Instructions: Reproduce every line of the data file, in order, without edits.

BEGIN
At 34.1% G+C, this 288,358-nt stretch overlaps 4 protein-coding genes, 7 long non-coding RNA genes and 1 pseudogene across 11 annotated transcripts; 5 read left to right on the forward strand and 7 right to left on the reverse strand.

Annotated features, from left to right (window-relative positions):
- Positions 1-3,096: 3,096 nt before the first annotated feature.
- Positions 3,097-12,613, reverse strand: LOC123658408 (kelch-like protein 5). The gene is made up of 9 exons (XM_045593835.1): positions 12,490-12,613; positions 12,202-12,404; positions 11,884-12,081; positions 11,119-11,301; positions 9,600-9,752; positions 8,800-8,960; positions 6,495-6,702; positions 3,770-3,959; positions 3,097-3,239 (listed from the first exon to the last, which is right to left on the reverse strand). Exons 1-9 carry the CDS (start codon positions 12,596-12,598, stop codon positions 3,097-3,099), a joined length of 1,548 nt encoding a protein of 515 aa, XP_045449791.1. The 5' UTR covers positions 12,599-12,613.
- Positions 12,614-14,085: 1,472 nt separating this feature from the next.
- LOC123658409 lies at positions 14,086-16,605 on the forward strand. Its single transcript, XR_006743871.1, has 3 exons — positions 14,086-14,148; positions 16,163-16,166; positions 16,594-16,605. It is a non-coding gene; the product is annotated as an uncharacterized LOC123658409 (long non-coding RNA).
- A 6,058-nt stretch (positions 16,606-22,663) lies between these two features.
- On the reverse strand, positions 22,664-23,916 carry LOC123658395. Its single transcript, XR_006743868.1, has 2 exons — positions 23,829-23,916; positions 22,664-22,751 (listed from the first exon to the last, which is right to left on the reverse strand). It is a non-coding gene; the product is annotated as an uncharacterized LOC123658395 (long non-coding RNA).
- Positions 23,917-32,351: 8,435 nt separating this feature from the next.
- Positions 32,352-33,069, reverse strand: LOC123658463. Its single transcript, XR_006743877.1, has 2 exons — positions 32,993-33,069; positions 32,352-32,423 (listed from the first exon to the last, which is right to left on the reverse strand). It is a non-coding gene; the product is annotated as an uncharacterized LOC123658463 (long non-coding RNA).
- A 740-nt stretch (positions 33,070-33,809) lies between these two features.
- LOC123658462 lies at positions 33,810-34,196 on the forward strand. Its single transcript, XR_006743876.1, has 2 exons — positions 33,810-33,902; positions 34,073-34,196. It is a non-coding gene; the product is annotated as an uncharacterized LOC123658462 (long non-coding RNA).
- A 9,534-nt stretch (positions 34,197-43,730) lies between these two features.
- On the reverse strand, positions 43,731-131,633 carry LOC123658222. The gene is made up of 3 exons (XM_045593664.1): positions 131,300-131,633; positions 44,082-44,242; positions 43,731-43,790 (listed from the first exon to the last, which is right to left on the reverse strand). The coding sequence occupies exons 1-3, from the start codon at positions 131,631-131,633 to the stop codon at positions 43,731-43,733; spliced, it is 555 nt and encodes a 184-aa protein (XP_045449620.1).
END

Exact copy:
At 34.1% G+C, this 288,358-nt stretch overlaps 4 protein-coding genes, 7 long non-coding RNA genes and 1 pseudogene across 11 annotated transcripts; 5 read left to right on the forward strand and 7 right to left on the reverse strand.

Annotated features, from left to right (window-relative positions):
- Positions 1-3,096: 3,096 nt before the first annotated feature.
- Positions 3,097-12,613, reverse strand: LOC123658408 (kelch-like protein 5). The gene is made up of 9 exons (XM_045593835.1): positions 12,490-12,613; positions 12,202-12,404; positions 11,884-12,081; positions 11,119-11,301; positions 9,600-9,752; positions 8,800-8,960; positions 6,495-6,702; positions 3,770-3,959; positions 3,097-3,239 (listed from the first exon to the last, which is right to left on the reverse strand). Exons 1-9 carry the CDS (start codon positions 12,596-12,598, stop codon positions 3,097-3,099), a joined length of 1,548 nt encoding a protein of 515 aa, XP_045449791.1. The 5' UTR covers positions 12,599-12,613.
- Positions 12,614-14,085: 1,472 nt separating this feature from the next.
- LOC123658409 lies at positions 14,086-16,605 on the forward strand. Its single transcript, XR_006743871.1, has 3 exons — positions 14,086-14,148; positions 16,163-16,166; positions 16,594-16,605. It is a non-coding gene; the product is annotated as an uncharacterized LOC123658409 (long non-coding RNA).
- A 6,058-nt stretch (positions 16,606-22,663) lies between these two features.
- On the reverse strand, positions 22,664-23,916 carry LOC123658395. Its single transcript, XR_006743868.1, has 2 exons — positions 23,829-23,916; positions 22,664-22,751 (listed from the first exon to the last, which is right to left on the reverse strand). It is a non-coding gene; the product is annotated as an uncharacterized LOC123658395 (long non-coding RNA).
- Positions 23,917-32,351: 8,435 nt separating this feature from the next.
- Positions 32,352-33,069, reverse strand: LOC123658463. Its single transcript, XR_006743877.1, has 2 exons — positions 32,993-33,069; positions 32,352-32,423 (listed from the first exon to the last, which is right to left on the reverse strand). It is a non-coding gene; the product is annotated as an uncharacterized LOC123658463 (long non-coding RNA).
- A 740-nt stretch (positions 33,070-33,809) lies between these two features.
- LOC123658462 lies at positions 33,810-34,196 on the forward strand. Its single transcript, XR_006743876.1, has 2 exons — positions 33,810-33,902; positions 34,073-34,196. It is a non-coding gene; the product is annotated as an uncharacterized LOC123658462 (long non-coding RNA).
- A 9,534-nt stretch (positions 34,197-43,730) lies between these two features.
- On the reverse strand, positions 43,731-131,633 carry LOC123658222. The gene is made up of 3 exons (XM_045593664.1): positions 131,300-131,633; positions 44,082-44,242; positions 43,731-43,790 (listed from the first exon to the last, which is right to left on the reverse strand). The coding sequence occupies exons 1-3, from the start codon at positions 131,631-131,633 to the stop codon at positions 43,731-43,733; spliced, it is 555 nt and encodes a 184-aa protein (XP_045449620.1).